In today's world where many children have so much and others so little, it has always been important to me to teach gratitude and gratefulness for the privilege we enjoy. For the many of us who have kids who want for very little - this comes with a challenge for parents. A challenge to ensure they don't become entitled. A challenge to ensure that they have what they need, but don't get everything they want. A challenge to ensure that they still understand what it is to earn something, to struggle for something or to go without, to wait and have patience, to prioritise one desire over another, to live in the real world. Because some day they will have to make their own way, hopefully teaching their own children these lessons and recognise they had privilege so that they can have gratitude for it and use what privilege they have to promote the needs of others.
Christine Carter said "If we want to be happy and raise happy kids, then we need to practice gratitude. The art of being grateful or we may end up feeling more entitled than appreciative. When we feel entitled we often stew about unfulfilled expectations. Disappointment is not a happiness habit, gratitude is."
There is a whole rake of research which shows that children are happier, healthier, more content, optimistic and more resilient when they feel gratitude regularly.
What can you do to teach gratitude? There are loads of ways but here are the 7 we use in our house.
1) Have your family count things they are grateful for. You can do this round the dinner table - we ask the kids to talk about one thing that they really enjoyed, felt good about each day or thankful for each day. What I love most about this is our relationships with each other are often the top feature in this discussion.
2) Use a gratitude jar. Fill this over the year with things that you notice about each other that you like or love. When you feel a little low, or angry or undervalued in your relationships - open the jar and share one or two of the contents with others. It will lift your spirits immediately and it's a great switch from seeing the negative in others (and yourself) to seeing the positive.
3) Lead by example. Comment on all the beautiful things you love and see in the world. Your children will start to do the same. My Dad used to do this and now I can never look at a mountain and just see a mountain - now I see every colour of purple and green and blue in that mountain. For me, I love the sunrise, autumn, that first glimpse of our home after a day at work, the smell of a peat fire, the glow of Christmas trees, the first hug of the day, the last hug of the day.....it goes on and on.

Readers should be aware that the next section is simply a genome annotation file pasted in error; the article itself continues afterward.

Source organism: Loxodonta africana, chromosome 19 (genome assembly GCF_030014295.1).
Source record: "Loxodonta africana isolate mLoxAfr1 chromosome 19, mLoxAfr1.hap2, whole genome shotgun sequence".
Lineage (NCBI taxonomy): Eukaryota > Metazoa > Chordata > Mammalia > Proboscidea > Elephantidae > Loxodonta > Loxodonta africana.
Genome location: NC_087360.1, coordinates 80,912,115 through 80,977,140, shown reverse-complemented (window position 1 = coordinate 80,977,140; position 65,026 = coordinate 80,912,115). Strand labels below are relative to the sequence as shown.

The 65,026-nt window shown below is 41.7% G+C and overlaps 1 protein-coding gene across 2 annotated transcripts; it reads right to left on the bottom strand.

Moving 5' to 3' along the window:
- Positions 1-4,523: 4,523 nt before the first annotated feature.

4) Get the kids to do an appreciation scrap book. Or if they are a bit older and like technology (like our three do) then give them your phone and tell them to get snap happy taking pictures of all the things they love on your family walk, around the house, out of their bedroom window, - you will be amazed at the beauty and happiness a child sees through their eyes. (I once got 436 shots of a blue and yellow trainer on my Iphone because Jacob thought they were super cool).
5) Express your thanks through service to others - it might be donating your time, your un-played with toys, your money, your skills, but giving something that would otherwise be of value to you gives children a great feel good factor. I love this pay it forward ideal. We have a Secret Santa who leaves potatoes, carrots, brussell sprouts and onions on our door step every Christmas. For the first year I wracked my brain trying to figure out who it was who made my Christmas with such a simple but generous gesture - then I realised it didn't matter who it was that did it - it mattered that I paid it forward. Now every year we select someone and under ninja like cover (great fun) we leave them a gift on their doorstep. It could be anything from warm slippers to a bottle of booze - the point is - we do it in secret and it makes us feel amazing and I know it will be paid forward thousands of time without any expectation of compensation.
6) Do something nice for the world, pets, animals, wildlife. Cook peanut butter balls for the birds, make a hedgehog feeding station, or crossing tunnel. Or you could just talk about the importance of recycling!!
7) Make a blessing table cloth or wall - we have a blackboard painted on our kitchen wall and the kids love writing messages on it. You can do this or use a white table cloth and get the kids to write the things they love and are thankful for on it. Every so often get it out and serve a fun dinner on it. Get them to sign their names and dates on it as they add to it. You can also ask visitors to do the same.